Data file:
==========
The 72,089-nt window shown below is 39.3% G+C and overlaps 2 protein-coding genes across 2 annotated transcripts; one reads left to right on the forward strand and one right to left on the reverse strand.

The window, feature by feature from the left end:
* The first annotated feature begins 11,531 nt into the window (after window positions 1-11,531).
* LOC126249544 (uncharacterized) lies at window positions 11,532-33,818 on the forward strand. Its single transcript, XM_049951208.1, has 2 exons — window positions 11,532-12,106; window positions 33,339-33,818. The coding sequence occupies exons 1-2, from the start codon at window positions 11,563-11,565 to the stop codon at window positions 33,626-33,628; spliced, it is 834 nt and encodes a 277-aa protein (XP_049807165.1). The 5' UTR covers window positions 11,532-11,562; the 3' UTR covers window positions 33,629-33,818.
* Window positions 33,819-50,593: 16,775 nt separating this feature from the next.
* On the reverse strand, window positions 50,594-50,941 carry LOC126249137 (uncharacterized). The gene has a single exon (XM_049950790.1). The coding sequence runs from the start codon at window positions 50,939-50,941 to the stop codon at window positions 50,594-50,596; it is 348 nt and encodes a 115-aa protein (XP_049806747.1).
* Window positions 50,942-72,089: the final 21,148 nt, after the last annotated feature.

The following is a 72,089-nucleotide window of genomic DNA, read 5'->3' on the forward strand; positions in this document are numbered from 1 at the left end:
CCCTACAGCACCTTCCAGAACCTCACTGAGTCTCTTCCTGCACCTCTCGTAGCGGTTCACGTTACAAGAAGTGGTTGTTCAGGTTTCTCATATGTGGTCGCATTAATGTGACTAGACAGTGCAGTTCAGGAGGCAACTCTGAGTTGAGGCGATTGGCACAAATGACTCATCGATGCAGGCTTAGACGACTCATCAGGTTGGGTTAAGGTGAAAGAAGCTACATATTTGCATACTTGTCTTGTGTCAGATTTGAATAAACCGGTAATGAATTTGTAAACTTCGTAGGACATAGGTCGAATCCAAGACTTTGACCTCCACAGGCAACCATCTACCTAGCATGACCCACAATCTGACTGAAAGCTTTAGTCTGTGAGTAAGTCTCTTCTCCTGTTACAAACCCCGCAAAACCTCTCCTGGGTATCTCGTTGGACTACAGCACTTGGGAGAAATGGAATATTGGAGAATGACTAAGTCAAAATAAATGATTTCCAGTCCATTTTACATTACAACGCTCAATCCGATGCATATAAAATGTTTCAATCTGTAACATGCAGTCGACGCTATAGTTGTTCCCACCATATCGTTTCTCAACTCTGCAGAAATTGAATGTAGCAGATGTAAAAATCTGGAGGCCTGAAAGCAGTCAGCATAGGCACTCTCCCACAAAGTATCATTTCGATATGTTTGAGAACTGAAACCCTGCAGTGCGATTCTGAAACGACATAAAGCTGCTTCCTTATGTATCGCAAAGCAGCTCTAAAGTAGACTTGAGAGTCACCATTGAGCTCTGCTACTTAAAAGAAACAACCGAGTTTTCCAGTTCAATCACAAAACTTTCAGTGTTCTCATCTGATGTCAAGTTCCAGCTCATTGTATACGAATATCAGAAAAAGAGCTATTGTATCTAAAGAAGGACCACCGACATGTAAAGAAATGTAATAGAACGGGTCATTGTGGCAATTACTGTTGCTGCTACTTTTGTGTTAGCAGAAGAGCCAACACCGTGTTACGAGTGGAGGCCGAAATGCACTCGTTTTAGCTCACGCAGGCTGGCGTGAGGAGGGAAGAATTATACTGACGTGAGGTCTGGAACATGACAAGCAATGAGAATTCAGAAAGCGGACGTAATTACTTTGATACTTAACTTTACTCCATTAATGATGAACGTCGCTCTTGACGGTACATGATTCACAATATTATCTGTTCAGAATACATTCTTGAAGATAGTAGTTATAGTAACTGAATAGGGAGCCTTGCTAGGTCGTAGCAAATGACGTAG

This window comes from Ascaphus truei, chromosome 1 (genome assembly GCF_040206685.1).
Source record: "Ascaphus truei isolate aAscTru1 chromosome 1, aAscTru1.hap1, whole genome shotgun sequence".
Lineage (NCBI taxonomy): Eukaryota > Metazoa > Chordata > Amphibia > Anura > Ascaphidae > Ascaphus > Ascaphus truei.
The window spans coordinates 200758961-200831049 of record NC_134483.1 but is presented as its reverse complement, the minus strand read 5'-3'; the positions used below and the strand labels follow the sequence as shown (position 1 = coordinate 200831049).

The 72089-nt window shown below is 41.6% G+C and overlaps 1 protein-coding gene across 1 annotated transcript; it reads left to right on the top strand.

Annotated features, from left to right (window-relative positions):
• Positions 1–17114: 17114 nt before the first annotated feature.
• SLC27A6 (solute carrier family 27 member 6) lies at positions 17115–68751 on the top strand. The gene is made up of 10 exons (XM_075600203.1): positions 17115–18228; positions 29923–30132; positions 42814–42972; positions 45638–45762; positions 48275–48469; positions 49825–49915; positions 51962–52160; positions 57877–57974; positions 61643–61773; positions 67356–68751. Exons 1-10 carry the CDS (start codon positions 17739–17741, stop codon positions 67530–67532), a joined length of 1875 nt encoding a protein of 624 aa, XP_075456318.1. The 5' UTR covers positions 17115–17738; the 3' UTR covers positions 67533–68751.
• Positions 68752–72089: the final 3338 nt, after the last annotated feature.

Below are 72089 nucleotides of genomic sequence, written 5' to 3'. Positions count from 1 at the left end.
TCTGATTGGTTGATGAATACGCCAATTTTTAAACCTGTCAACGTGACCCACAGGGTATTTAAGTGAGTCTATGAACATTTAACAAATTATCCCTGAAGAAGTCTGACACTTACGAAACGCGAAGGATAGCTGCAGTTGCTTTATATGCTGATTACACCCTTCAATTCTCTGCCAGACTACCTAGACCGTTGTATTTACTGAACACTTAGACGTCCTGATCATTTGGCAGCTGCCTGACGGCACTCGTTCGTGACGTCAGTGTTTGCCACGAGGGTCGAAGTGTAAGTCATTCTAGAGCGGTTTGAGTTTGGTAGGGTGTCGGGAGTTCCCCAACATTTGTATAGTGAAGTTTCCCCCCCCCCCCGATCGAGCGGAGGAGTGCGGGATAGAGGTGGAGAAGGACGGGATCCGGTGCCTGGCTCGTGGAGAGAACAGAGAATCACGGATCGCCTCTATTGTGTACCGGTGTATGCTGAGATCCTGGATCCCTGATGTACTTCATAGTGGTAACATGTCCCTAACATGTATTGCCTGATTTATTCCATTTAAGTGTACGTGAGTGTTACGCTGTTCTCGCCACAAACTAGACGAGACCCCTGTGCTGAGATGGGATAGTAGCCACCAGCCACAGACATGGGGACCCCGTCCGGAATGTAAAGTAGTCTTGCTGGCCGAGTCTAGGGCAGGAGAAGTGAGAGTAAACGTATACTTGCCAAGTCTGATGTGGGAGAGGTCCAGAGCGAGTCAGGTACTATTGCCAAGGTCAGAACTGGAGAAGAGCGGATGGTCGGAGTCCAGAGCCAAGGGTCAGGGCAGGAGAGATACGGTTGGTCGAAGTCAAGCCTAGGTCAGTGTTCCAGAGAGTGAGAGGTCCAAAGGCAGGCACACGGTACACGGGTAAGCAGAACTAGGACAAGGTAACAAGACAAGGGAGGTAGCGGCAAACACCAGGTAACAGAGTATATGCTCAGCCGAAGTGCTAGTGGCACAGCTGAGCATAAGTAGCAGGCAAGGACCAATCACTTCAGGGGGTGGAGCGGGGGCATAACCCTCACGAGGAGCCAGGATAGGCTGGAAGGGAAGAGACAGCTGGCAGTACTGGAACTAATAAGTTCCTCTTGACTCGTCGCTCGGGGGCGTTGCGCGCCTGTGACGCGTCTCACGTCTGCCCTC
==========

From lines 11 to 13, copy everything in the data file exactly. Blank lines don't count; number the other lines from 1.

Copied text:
Source record: "Ascaphus truei isolate aAscTru1 chromosome 1, aAscTru1.hap1, whole genome shotgun sequence".
Lineage (NCBI taxonomy): Eukaryota > Metazoa > Chordata > Amphibia > Anura > Ascaphidae > Ascaphus > Ascaphus truei.
The window spans coordinates 200758961-200831049 of record NC_134483.1 but is presented as its reverse complement, the minus strand read 5'-3'; the positions used below and the strand labels follow the sequence as shown (position 1 = coordinate 200831049).